After reviewing the facts (and the details, like how a grand jury works, etc.), they spoke in groups and then individually wrote their tweets.


How do you teach about Twitter?

It is definitely a teaching tool. I think most of the youth can see that an essay they write gets seen by one or maybe 30 people if you do peer sharing, but a tweet can be seen by thousands. That motivates them. We talk about what makes a good tweet in the same way we discuss what a good persuasive essay looks like. We have looked at other tweets on the hashtags where organizers are using them to rally people and run on-the-ground logistics. But it’s still something we are developing. We’ll see where they want to take it. 

As of now, I do a lot of modeling. As you can see, only a few of my students got parental permission and tweeted their own tweets [@OldSpiceManny, @SebasOrtiz17 and @Tiristaran]. [T]he logistics are difficult—especially with the younger voices.


What were your goals for this activity? What were you hoping the result(s) would be?

I want them to be able to analyze difficult situations and have big takeaways. The youth who linked Emmett Till to Michael Brown or Eric Garner in a short thoughtful sentence are already making the deep connections that transform the study of history from a trivial pursuit to work that transforms the present and future.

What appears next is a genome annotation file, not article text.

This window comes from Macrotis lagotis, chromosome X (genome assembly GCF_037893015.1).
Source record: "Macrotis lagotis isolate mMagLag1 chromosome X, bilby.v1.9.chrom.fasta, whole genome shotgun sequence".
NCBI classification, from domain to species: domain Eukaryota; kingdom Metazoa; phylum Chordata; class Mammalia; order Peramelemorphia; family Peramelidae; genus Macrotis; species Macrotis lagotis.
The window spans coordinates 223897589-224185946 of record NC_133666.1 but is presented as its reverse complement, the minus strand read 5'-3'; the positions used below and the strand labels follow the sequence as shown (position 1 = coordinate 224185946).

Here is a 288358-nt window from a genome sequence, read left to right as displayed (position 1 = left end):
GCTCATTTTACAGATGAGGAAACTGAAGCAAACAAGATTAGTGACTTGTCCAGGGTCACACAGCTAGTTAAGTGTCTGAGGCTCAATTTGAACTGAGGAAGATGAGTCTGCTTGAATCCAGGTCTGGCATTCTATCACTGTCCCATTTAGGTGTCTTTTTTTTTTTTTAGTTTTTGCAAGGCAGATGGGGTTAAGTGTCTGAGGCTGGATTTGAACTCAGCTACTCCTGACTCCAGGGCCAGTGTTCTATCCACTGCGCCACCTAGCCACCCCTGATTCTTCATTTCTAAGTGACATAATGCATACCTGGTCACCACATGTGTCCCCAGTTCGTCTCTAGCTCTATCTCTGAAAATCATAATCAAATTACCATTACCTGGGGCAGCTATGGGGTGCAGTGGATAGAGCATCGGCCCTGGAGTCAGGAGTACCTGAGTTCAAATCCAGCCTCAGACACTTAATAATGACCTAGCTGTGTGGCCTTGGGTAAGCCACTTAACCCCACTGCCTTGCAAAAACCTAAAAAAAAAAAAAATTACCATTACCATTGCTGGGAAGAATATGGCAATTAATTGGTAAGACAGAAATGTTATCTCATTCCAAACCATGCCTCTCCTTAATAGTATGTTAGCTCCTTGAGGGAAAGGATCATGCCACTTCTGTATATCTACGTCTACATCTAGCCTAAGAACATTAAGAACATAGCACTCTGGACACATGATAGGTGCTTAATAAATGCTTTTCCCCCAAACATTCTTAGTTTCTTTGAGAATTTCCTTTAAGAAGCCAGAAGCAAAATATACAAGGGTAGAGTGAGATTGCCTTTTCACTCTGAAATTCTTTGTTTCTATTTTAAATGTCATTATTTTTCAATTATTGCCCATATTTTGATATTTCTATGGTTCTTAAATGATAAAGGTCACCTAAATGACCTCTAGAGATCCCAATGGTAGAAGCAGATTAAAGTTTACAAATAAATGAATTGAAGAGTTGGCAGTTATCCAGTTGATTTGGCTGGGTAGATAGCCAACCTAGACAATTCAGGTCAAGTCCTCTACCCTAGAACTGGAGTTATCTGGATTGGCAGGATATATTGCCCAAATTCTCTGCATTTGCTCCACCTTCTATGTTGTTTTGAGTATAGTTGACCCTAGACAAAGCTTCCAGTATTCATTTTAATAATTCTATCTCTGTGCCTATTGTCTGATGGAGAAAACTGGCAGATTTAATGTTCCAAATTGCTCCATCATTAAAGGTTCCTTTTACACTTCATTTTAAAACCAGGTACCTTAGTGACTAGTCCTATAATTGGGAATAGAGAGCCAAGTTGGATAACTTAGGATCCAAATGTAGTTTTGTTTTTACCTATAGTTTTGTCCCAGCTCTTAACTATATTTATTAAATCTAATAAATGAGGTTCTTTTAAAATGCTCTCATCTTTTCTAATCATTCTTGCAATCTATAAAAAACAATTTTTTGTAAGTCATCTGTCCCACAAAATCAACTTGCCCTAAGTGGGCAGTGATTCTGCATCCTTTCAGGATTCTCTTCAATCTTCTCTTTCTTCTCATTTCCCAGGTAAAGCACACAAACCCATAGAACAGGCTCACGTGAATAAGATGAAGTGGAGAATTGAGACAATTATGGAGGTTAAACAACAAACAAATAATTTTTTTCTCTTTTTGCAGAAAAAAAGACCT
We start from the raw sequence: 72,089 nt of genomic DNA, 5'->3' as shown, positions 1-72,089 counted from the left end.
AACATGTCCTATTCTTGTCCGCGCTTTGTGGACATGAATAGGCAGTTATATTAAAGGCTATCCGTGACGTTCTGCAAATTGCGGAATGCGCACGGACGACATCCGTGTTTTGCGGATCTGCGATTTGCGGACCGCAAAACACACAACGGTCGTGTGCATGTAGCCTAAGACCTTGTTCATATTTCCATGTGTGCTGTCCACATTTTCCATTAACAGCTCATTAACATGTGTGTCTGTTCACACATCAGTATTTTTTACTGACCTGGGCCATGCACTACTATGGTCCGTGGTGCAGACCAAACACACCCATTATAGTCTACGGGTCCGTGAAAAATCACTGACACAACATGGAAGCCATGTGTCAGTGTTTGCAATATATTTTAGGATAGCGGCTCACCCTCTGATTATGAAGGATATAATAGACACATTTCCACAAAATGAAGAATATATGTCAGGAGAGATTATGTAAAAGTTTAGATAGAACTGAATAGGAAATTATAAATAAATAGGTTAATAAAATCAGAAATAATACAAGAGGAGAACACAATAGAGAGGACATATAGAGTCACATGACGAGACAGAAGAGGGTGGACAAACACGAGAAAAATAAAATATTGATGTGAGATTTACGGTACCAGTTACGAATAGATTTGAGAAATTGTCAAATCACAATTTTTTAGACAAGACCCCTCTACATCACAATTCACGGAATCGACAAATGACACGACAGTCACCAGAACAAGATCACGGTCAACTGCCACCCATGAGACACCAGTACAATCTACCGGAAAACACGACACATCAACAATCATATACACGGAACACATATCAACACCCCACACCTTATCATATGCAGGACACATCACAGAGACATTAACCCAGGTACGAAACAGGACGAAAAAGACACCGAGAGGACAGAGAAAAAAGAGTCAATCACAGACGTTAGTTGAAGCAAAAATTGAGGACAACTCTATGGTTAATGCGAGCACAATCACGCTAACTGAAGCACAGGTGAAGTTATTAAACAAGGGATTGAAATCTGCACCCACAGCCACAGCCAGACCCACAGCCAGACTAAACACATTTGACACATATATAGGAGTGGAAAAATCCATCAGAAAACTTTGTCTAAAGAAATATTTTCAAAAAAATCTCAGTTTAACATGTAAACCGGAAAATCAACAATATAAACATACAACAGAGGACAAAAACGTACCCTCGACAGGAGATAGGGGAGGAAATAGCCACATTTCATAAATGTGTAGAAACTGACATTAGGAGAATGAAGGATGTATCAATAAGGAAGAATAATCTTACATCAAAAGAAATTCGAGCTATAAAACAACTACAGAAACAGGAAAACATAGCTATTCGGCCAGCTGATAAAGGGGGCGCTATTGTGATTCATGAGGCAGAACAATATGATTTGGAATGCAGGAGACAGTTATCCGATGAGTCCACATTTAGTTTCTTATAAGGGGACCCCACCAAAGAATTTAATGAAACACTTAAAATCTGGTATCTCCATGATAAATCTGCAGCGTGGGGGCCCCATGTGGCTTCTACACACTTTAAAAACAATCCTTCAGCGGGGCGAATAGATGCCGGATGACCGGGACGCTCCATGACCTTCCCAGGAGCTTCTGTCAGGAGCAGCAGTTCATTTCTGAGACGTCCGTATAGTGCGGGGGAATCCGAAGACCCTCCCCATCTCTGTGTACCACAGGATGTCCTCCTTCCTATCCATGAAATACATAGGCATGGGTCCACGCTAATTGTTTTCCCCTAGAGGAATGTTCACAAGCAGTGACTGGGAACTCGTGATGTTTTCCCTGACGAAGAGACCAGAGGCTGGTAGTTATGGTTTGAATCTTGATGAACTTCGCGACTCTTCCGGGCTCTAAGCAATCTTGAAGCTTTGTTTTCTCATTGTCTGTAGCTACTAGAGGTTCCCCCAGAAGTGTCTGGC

That said, there’s going to be a wide spectrum, but I saw growth in all of the students, including those with big obstacles in their normal schooling. They in particular engaged far beyond my expectations. I think it’s worth remembering that, in addition to race, the students with disabilities are far more likely to run into trouble with the police, so I’m very hopeful that they’ll find this work useful.


What have you learned from this experience, as a teacher?

There’s a weird dynamic these days where everyone talks about “having high standards” and what they mean is that you attack the young people if they don’t conform to very narrowly defined standards. I find it to be particularly damaging to youth of color—many of whom aren’t likely to want to conform to standards defined by affluent white communities [and pushed] onto them. I learned that if you break down those high expectations from “Hit this test score” to “Dream some stuff that you are passionate about and make it real,” they do a lot better.

I said that losing a student to violence is the worst thing that can happen to a teacher and it’s true; it’s absolutely awful.

That said, I think probably the worst thing that a teacher can do is to be complicit with the forces hurting and killing our students. I can’t say that I am able to avoid that entirely—we are all complicit in some way—but through projects like this one, I firmly believe that my students teach me to support them better in their struggles for justice in this unjust society.

Editor's note: For more resources on similar topics, visit our Web package Teaching About Ferguson: Race and Racism in the United States.